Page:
There wasn’t as much of discussion as there was in actually doing the event itself, and preliminaries had less to worry about, including prizes, decorations, and contacting the people whom passed the preliminaries. There was a lot of work involved in organizing song information, finding some lyrics, and double check with contestants about their song, lyrics, and to make sure each of them had edited their songs to the designated 1:30min.

There were also many small administrative stuff such as getting ticket money sorted out, and promoting the event itself. I was taking care of the marketing aspect of it, by posting event pages on facebook, and making and posting up flyers and posters with the help of some friends. I myself, sold some tickets.

With the real event itself, it went through okay, although there were some technical difficulties, and the very evident lack of audience, which I really wanted to tackle, but had so little resources.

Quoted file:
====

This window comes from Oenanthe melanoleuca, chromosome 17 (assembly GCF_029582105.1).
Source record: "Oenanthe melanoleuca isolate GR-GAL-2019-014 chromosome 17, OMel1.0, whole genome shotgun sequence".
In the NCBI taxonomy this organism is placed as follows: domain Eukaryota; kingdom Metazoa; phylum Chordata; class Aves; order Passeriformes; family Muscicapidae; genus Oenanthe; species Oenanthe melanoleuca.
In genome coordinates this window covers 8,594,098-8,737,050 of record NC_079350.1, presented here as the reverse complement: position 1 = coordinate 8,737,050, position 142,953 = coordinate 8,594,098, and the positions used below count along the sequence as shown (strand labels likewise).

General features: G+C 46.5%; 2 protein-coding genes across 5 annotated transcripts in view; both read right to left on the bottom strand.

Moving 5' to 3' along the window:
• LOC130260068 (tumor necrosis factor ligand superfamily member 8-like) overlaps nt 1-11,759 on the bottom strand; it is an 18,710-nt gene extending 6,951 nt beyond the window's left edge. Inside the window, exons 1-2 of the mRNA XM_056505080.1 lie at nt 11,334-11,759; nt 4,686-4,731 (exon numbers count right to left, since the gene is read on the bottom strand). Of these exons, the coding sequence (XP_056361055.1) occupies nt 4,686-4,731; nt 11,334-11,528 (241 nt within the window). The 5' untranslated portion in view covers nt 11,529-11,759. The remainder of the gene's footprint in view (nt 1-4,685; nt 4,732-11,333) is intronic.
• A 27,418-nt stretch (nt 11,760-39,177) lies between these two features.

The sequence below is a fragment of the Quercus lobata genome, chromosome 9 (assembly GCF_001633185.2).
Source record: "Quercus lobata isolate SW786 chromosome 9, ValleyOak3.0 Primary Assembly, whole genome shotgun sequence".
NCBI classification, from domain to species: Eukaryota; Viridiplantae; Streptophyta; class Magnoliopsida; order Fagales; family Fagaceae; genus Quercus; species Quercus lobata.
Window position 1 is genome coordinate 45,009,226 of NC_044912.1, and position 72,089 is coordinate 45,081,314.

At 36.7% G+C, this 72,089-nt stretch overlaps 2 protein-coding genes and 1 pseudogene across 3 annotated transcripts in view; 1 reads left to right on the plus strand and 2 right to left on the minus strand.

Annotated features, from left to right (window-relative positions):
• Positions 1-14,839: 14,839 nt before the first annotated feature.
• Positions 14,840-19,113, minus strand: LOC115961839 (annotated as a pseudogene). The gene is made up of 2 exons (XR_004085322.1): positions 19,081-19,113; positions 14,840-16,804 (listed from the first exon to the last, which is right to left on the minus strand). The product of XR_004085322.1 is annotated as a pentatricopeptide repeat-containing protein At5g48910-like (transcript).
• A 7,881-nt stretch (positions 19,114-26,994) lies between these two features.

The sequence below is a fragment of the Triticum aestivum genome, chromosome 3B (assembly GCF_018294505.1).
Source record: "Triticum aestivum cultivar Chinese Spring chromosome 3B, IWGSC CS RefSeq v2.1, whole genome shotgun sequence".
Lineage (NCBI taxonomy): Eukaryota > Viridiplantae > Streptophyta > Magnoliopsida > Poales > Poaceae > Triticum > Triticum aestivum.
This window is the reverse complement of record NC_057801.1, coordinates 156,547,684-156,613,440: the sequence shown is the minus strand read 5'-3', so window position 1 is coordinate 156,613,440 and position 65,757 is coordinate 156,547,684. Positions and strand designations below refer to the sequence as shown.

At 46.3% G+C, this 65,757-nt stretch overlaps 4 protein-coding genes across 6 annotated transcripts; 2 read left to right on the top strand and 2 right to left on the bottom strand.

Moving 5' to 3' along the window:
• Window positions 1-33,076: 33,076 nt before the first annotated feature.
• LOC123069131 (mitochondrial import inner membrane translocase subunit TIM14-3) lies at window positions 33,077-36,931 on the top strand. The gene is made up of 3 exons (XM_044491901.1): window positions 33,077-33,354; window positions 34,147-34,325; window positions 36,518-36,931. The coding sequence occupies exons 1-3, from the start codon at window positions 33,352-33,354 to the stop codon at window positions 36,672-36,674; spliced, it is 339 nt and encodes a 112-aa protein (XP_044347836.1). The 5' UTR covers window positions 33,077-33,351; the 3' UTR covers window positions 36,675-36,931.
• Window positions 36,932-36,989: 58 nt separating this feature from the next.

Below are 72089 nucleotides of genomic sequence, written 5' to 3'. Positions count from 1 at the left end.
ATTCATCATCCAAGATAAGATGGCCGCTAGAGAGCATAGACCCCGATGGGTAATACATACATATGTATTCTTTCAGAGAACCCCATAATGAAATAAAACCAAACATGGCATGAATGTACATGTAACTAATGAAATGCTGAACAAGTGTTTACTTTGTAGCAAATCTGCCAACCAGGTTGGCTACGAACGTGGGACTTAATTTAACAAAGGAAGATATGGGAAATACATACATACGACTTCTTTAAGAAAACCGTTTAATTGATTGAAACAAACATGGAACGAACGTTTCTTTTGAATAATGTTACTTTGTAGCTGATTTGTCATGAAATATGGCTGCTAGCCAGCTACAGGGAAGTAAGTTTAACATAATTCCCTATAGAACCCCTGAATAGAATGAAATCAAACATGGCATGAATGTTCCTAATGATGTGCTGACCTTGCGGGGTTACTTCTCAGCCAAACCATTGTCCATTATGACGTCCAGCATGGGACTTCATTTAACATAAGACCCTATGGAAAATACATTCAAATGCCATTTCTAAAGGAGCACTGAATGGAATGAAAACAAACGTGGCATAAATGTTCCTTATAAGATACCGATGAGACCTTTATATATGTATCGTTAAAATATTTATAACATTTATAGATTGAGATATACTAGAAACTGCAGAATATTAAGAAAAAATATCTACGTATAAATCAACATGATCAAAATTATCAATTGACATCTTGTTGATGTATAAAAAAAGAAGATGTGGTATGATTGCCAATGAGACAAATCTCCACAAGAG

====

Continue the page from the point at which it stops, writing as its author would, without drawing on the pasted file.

Late Post*

Apologies for the lack of pictures, my camera issue mentioned in the previous post has not been fixed and I don’t think I have the time (although I wish to0) get a new camera so its time to use the imagination !

Spring Break: some of us volunteers went to the Minoru Ice Arena in order to help out with our fellow youth team on environmental sustainability: Green Friends. We simply volunteered throughout the night handling tickets, concession, and helped out on the ice for this youth skating event.

Forgive the lack of pictures, but recently my camera had some technical issues, and I think I will have to get a new one sometime in the near future >.<|||.

Today the Social Responsibility Team, C-Change helped out with a family dinner. We’ve had a lot of experience with dinners, especially after the winter community one, that was held in December a few months back with more than 100 people. We simply were volunteers in this case, and helped out with entertaining and taking care of the youth present at the event with some games that we made ourselves. It was quite tiring especially when it was after dinner and the kids had “recharged” after eating and went at the games with 10x more vigor than they did previously. During the whole dinner, I would say the one thing that was most worth mentioning in terms of  learning was when a small accident happened with a little.